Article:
1. Troyhand said:

    Independent – 15 February 2000
    Welsh children’s homes in abuse shame

    The North Wales children’s homes’ inquiry exposed a scandal which for 20 years allowed some of society’s most vulnerable youngsters to be sexually, physically and emotionally abused by the very people supposed to protect them.

    The North Wales children’s homes’ inquiry exposed a scandal which for 20 years allowed some of society’s most vulnerable youngsters to be sexually, physically and emotionally abused by the very people supposed to protect them.

    Up to 650 children in 40 homes in Clwyd and Gwynedd were abused by teachers, carers and even the heads and owners of the institutions, the inquiry heard.

    In harrowing evidence, a seemingly never-ending stream of witnesses repeatedly broke down in tears as they recalled how they were raped, beaten and bullied by carers whom the world praised for apparently devoting their lives to the welfare of children.

    Boys and girls as young as ten were raped and sexually assaulted by male and female staff and used as sex objects by carers; youngsters were beaten and forced to lick the shoes of their attackers or cut grass with nail scissors.

    Children who complained had their home leave cancelled, suffered more beatings or were transferred to even harsher homes.

    At least a dozen victims have committed suicide and countless others have led damaged lives, unable to cope in a world which totally betrayed them when they most needed help.

    Now adults, many are still struggling to come to terms with the years of abuse they endured.

    Deprived of a childhood, their adult lives too have been blighted by broken relationships, crime and mental illness.

    Compensation claims are expected to run into millions and experts have warned there may be thousands more victims from children’s homes throughout the UK.

    But, as horrifying as the actual abuse uncovered by the inquiry, is the systematic cover-up of the situation by social workers, local authorities, police and even politicians.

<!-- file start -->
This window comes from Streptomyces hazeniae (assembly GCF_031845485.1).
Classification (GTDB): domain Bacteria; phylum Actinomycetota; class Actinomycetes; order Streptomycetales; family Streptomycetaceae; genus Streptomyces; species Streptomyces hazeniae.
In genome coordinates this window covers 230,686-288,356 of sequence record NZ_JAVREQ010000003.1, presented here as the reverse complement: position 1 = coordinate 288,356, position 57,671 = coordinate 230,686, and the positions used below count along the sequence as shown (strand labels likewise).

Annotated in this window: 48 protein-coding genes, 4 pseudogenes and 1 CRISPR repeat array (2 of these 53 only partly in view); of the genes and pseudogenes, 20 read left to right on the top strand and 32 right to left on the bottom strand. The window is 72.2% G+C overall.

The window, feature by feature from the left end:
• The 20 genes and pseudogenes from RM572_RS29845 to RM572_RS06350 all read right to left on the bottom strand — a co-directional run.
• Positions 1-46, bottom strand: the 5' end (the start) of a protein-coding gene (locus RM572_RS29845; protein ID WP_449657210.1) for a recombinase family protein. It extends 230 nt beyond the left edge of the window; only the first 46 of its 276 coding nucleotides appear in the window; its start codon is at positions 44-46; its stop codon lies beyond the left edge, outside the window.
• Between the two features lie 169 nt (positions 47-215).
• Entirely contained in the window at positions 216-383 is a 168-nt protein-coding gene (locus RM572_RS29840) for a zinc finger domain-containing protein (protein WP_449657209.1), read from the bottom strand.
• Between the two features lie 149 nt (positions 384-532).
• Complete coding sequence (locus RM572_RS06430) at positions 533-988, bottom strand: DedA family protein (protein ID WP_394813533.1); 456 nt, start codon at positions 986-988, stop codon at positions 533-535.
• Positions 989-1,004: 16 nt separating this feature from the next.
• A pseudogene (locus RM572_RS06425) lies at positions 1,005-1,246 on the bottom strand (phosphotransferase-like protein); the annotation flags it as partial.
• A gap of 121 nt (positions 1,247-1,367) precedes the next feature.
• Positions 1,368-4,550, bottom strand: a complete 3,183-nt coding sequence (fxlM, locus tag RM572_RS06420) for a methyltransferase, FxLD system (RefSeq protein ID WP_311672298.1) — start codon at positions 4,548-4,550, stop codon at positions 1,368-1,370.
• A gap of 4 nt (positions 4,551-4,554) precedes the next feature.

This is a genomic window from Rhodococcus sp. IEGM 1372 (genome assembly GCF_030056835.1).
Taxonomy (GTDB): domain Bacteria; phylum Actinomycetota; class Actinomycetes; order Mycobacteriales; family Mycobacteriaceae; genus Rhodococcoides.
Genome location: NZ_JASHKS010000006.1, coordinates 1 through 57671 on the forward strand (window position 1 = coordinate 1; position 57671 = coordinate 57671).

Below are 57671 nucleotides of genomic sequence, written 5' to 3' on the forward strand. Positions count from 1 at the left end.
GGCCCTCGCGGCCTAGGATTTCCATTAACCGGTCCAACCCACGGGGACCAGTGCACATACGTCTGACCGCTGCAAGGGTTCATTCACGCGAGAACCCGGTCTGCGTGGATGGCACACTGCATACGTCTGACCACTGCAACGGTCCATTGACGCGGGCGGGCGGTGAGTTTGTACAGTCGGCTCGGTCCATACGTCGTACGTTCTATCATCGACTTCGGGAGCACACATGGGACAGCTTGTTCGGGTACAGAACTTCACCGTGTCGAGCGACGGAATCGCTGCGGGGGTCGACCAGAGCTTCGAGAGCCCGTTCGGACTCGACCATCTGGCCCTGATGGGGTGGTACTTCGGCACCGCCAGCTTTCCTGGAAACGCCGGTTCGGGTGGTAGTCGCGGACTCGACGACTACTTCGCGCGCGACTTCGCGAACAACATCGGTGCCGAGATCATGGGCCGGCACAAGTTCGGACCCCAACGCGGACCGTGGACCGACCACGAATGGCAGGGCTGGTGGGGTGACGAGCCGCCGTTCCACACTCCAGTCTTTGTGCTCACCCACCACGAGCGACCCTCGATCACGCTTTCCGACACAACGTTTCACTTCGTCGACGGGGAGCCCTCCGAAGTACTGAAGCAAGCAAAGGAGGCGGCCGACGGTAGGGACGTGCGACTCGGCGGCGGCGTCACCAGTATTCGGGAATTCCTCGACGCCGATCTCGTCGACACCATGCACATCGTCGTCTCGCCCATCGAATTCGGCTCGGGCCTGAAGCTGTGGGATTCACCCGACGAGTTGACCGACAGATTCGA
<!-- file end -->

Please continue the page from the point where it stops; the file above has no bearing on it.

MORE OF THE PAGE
Youngsters were trapped in what the inquiry’s QC called “a twilight world of bewildering inconsistency” – abused by the people they were told would care for them, unable to make their voices heard beyond the walls of the homes.

    Those whom they should have been able to confide in – or complain to – were often their attackers.

    Even when concerns reached the outside world, complaints were dismissed, damning reports swept under the carpet, police investigations conducted half-heartedly, appeals to government ministers ignored.

    Complicity and complacency allowed the abuse to continue for years after concerns were first raised.

    Some abusers have now been jailed – others are likely to be named in the report today.

    And those who allowed the abuse to happen – the council bosses, detectives and politicians – can also expect to face severe criticism.

    The inquiry has taken three years, cost £13 million, heard evidence from 575 witnesses and amassed 43,000 pages of evidence.

    When William Hague as Welsh Secretary ordered the tribunal of inquiry in 1996, it was the first time such powers had been used to investigate allegations of child abuse.

    It quickly became the biggest inquiry into child abuse the country had ever seen, uncovering an appalling catalogue of crimes.

    Worries about the standard of care in children’s homes in north Wales were first raised in 1986 by social worker Alison Taylor.

    She told her local councillor of her concerns about physical abuse and bullying of children at the Ty’r Felin council home in Gwynedd.

    A meeting was set up between Mrs Taylor and the head of North Wales CID Detective Chief Superintendent Gwyn Owen.

    But after he investigated her allegations no action was taken and Mrs Taylor was sacked from her job. She later won her case for unfair dismissal.

    Undeterred, she spent the next four years writing to the then Prime Minister Margaret Thatcher, the Department of Health and the Welsh Office, repeating her allegations.

    Letters were ignored or passed on. When, finally, an inspection of Gwynedd homes was ordered in 1988, Mrs Taylor was told the inspectors could “find nothing” to back up her claims.

    But another 1988 report commissioned by Gledwyn Jones, then director of Clwyd Social Services, contained devastating criticisms of the country’s children’s homes and social services.

    The report found there was no adequate complaints process, no overall planning and no proper control of the homes.

    But Mr Jones suppressed the report and did not even tell councillors about it.

    It emerged during the inquiry that four reports in the early Eighties had raised concerns about the homes and their management, none of which was published or acted on.

    The council’s policy of only acting on a child’s complaint if it was backed up with independent witnesses also meant that few, if any, allegations were ever investigated.

    In Gwynedd, the same situation prevailed – Lucille Hughes, director of the country’s social services from 1983-1996, later admitted the council had failed children in its care.

    Then in 1990, a 14-year-old boy at the Cartrefle children’s home in Clwyd accused the then head, Stephen Norris, of sexually assaulting him in the showers.